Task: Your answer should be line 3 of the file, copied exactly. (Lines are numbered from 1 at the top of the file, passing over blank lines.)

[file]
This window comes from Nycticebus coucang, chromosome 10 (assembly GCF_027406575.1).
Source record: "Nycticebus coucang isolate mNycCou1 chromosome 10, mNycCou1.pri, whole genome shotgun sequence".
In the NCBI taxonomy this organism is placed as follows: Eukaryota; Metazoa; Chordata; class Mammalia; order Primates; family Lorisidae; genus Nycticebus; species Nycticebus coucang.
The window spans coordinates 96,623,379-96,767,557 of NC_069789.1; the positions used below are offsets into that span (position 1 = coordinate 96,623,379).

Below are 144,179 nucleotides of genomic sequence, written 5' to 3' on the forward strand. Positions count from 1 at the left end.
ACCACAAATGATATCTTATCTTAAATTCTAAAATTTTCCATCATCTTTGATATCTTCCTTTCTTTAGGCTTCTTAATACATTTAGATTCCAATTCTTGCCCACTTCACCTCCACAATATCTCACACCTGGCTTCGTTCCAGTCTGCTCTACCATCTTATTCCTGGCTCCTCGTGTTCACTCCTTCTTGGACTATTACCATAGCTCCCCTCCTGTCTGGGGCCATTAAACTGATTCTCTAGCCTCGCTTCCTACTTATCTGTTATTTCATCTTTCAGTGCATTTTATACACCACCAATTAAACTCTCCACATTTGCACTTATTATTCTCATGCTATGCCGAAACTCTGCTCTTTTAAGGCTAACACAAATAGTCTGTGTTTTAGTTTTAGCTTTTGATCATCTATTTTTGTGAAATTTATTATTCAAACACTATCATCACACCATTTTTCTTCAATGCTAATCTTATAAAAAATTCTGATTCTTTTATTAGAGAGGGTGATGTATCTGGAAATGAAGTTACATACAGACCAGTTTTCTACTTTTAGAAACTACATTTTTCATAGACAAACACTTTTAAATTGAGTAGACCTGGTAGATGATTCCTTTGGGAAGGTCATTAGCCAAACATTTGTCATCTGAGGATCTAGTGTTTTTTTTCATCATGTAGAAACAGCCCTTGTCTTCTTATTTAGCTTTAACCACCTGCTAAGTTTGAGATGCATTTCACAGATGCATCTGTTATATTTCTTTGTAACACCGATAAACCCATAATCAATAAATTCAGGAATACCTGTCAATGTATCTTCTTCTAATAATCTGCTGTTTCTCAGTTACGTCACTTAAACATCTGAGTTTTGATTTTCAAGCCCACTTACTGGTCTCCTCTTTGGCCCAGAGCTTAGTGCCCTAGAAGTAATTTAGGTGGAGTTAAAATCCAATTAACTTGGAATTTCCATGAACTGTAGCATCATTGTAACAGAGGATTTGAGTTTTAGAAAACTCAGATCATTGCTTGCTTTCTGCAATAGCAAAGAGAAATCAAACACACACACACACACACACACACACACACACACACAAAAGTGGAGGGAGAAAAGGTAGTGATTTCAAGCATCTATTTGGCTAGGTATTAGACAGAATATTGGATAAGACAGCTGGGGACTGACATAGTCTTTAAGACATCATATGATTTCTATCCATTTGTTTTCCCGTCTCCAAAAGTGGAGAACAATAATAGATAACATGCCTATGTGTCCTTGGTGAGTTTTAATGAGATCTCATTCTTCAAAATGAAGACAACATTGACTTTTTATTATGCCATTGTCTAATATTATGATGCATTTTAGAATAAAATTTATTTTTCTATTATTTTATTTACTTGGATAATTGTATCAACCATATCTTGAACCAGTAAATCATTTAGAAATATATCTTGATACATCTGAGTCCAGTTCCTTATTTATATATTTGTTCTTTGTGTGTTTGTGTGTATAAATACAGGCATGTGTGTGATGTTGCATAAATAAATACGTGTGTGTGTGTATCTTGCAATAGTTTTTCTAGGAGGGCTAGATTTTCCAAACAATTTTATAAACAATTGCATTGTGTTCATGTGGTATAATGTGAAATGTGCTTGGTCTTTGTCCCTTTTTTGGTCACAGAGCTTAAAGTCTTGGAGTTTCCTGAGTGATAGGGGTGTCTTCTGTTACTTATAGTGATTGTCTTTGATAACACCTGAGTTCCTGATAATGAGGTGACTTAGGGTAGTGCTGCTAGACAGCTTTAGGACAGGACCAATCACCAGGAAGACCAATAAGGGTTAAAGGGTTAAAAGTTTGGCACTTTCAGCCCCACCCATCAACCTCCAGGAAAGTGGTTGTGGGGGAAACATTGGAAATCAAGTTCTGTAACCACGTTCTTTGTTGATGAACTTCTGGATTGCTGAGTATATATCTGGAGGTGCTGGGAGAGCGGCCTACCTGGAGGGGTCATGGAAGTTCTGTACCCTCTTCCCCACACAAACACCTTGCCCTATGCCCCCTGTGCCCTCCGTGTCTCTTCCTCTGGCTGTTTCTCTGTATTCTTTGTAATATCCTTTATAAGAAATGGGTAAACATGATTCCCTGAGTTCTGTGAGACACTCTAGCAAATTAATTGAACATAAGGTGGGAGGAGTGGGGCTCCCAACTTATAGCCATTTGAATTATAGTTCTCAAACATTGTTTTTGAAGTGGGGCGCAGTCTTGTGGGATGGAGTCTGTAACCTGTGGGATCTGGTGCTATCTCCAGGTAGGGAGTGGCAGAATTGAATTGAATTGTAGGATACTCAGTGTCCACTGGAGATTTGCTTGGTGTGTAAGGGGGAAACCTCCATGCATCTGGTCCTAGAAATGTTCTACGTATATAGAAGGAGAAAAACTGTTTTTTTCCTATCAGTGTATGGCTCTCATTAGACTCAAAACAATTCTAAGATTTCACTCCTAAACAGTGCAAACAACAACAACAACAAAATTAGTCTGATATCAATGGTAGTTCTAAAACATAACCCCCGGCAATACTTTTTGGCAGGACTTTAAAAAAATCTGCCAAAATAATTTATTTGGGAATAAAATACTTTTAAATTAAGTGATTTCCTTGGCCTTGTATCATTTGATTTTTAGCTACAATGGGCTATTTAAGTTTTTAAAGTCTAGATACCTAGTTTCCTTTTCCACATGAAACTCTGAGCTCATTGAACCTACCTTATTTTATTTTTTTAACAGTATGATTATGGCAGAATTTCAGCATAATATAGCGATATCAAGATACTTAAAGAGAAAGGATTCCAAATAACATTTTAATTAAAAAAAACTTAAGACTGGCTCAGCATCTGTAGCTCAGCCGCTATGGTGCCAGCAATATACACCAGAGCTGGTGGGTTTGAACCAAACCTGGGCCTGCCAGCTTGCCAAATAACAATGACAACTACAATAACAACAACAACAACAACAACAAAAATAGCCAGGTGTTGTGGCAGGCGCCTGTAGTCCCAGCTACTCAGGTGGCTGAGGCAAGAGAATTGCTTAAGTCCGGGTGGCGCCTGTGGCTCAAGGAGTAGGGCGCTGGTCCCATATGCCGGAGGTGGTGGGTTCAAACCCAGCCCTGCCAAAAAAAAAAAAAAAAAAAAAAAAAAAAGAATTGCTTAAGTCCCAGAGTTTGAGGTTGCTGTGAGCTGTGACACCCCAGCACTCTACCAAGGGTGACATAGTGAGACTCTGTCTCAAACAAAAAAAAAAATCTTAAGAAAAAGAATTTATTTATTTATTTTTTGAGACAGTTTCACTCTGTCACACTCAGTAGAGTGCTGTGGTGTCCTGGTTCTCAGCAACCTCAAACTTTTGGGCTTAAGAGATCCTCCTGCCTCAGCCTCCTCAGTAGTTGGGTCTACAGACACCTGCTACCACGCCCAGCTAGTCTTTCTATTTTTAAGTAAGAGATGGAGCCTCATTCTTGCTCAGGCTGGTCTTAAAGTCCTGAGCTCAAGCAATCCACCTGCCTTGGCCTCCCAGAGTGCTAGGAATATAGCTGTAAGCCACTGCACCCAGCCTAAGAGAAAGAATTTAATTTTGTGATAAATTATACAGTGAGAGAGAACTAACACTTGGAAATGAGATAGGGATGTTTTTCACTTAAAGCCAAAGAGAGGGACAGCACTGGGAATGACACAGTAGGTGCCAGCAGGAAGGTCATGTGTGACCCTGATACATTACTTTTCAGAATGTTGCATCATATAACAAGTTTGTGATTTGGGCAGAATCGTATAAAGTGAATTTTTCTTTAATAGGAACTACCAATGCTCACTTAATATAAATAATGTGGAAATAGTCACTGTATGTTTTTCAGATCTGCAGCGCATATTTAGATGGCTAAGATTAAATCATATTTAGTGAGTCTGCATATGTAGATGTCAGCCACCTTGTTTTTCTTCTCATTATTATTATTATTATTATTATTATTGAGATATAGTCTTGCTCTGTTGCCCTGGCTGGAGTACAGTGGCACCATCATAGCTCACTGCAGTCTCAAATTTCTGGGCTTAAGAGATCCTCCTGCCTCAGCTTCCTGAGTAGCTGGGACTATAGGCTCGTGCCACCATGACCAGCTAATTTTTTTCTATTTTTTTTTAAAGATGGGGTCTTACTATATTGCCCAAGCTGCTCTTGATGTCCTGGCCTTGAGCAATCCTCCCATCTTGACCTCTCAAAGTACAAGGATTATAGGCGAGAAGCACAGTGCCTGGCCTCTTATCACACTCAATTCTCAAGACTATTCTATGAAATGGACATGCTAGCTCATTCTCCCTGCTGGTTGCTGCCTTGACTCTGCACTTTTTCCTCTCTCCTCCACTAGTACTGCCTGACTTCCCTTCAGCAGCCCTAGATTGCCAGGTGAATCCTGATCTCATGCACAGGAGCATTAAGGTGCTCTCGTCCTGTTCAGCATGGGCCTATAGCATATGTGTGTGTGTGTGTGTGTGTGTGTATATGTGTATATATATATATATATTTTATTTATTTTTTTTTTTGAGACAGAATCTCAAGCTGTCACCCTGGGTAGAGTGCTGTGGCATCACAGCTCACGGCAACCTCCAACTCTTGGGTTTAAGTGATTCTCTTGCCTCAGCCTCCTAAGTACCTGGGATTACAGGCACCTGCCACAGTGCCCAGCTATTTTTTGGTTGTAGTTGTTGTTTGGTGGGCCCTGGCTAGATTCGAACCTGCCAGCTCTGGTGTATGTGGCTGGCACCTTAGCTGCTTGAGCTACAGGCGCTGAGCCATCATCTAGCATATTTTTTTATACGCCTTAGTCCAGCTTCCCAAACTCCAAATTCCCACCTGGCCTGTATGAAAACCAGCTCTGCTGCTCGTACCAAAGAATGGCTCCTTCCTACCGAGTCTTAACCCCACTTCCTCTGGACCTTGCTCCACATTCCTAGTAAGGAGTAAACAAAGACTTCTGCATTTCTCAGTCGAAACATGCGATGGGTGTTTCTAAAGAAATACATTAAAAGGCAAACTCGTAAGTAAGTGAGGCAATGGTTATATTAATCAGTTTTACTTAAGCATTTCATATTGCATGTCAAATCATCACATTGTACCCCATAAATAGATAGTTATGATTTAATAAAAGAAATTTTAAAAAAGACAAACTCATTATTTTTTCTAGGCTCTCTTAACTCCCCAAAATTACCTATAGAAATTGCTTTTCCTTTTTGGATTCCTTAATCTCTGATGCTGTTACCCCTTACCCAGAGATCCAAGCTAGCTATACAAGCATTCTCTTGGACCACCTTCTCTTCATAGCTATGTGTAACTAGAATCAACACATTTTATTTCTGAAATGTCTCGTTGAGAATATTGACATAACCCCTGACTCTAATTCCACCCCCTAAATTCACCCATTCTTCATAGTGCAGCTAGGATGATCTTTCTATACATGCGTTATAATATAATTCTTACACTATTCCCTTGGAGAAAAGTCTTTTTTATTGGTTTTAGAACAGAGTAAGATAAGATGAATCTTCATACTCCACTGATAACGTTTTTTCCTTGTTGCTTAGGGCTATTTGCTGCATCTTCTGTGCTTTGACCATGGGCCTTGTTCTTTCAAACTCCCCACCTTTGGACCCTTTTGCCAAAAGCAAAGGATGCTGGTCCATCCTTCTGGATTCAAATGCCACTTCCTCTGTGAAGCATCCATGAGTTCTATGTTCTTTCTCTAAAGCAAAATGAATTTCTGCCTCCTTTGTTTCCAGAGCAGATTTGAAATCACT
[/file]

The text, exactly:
In the NCBI taxonomy this organism is placed as follows: Eukaryota; Metazoa; Chordata; class Mammalia; order Primates; family Lorisidae; genus Nycticebus; species Nycticebus coucang.